Employers can help their business and their staff by creating a ‘carer friendly’ workplace. With good practice in place for working carers, employees can help their employer and themselves by having open discussions about their caring role.

Carers are very good at looking after other people but can sometimes neglect their own health and wellbeing. It is important that you take care of yourself when you are juggling work and your caring role. Contact your local Carer’s Centre to find out what support is available for you.


3.1. Introduction

Working carers are more likely to need support at work, and often different levels of support at different times; from access to a telephone to check on the person they care for to taking leave to help out when someone is being discharged from hospital.

Many staff are reluctant to talk to employers about their caring role in case it affects promotion prospects or even the security of their job. Over the next 20 years, it is projected that the number of employees with a caring role will increase from the current 3 million to 4.5 million. Employers can help their business and their staff by creating a ‘carer friendly’ workplace. With good practice in place for working carers, employees can help their employer and themselves by having open discussions about their caring role.

Local carer centres try to reflect on the needs of working carers by raising awareness, liaising with local employers and HR professionals, providing them with information to ensure that they are aware of carers’ rights and entitlements. Carer centres may be able to provide 1-2-1 support to working carers on employer’s premises after work or during lunch breaks, out-of-hours support, or help them in preparation and discussions about their caring role with employers.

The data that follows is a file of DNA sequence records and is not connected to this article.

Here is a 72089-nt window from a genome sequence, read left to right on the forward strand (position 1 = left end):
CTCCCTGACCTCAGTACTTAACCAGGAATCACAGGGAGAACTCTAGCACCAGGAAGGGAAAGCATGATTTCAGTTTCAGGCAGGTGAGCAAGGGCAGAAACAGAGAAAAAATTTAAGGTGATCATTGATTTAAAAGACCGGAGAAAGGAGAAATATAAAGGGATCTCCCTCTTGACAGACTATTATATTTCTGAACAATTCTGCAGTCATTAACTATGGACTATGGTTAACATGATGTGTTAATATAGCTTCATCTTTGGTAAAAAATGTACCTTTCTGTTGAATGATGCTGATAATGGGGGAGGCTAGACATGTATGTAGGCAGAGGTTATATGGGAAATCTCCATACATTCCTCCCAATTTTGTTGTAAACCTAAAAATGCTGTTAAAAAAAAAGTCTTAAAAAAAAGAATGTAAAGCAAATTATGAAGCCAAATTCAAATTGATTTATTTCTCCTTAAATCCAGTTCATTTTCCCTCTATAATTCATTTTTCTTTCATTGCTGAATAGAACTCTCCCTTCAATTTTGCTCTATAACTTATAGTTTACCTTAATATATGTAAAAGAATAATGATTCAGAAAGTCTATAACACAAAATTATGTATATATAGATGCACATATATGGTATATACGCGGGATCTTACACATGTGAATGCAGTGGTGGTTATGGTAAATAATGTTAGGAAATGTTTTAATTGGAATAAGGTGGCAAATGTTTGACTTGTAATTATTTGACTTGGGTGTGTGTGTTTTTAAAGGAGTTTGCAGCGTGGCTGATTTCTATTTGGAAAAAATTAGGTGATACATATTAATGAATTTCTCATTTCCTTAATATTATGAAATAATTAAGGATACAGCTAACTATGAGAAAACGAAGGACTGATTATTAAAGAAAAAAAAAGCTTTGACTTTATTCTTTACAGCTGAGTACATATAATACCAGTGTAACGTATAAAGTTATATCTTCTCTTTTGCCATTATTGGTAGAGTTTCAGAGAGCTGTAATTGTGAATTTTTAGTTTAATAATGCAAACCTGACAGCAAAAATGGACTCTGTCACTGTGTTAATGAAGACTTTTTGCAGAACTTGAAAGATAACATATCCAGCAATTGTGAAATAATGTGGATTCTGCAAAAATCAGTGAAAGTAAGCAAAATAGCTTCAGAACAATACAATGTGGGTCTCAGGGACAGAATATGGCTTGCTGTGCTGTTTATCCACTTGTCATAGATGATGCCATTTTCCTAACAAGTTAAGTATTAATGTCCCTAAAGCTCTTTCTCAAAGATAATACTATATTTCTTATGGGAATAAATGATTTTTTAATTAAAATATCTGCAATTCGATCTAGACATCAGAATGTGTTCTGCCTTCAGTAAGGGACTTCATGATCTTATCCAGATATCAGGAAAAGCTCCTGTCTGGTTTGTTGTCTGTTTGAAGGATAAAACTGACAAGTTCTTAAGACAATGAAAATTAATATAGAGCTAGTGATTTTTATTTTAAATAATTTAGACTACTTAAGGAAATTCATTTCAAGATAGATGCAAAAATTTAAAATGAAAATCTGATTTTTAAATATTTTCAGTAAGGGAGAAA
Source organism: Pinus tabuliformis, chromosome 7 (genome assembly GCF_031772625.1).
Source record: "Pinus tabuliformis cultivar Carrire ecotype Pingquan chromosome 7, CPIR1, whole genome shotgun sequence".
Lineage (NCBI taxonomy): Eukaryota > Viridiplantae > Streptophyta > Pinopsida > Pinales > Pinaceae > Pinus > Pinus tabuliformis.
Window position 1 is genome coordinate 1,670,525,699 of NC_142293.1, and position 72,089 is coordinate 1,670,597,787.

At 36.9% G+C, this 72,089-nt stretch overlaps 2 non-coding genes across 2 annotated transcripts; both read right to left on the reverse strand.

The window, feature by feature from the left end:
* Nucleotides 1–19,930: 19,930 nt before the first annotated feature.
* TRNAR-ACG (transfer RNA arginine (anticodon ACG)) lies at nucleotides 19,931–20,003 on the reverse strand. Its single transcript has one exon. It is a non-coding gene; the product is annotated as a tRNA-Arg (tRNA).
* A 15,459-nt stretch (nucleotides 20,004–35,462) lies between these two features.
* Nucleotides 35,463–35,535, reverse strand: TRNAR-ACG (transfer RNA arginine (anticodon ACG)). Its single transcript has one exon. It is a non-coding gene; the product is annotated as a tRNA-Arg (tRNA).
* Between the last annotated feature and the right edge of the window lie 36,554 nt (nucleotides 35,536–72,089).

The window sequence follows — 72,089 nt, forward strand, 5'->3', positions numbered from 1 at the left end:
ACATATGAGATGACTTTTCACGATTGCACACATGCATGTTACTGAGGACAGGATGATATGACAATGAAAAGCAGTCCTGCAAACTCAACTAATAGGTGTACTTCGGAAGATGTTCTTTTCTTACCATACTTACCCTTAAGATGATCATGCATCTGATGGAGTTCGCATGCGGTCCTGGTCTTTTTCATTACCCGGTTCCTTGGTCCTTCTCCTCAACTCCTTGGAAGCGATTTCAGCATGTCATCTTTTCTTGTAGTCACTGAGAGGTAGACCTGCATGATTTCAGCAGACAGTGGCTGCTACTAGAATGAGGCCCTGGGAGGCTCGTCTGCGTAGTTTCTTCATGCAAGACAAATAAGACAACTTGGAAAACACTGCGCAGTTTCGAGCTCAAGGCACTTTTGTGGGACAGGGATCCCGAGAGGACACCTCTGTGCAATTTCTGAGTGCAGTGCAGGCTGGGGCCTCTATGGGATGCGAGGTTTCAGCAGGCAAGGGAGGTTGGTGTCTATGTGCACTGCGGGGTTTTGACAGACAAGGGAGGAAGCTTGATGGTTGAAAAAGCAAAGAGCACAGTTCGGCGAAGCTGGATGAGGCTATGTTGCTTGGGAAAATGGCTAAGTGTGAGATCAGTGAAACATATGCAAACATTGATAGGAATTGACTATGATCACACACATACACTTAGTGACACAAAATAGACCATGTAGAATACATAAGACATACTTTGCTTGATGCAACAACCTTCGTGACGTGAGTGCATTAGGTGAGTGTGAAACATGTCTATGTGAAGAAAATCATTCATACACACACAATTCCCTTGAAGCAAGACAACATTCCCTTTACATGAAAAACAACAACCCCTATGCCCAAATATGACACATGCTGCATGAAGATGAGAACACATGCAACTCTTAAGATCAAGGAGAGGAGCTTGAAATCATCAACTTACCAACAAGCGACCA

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3.2. How can Carer’s Centres Help?

Carers’ centres are usually independent charities that provide tailored support to help carers balance the demands of a caring role. They offer information, advice, and practical support for carers in their local area either by telephone, drop-in, or outreach services.

When you contact your local carer centre you will have the opportunity to talk through your concerns with a support worker. Some people find it hard to open up about their problems, but these conversations help you to have more self-awareness about your own needs and feelings and help the support worker to advise you of your options so you can make an informed decision that is right for you.

Your local carer centre can help with:

  • Benefits advice
  • Help to complete your Carer’s Assessment form
  • Support or liaising with social care services
  • Information about respite and support services (short break from caring)
  • Emotional support or refer you to specialist counseling services
  • Training e.g. about your rights, challenges of a caring role, how to deal with stress, nutrition, dementia
  • Understanding your rights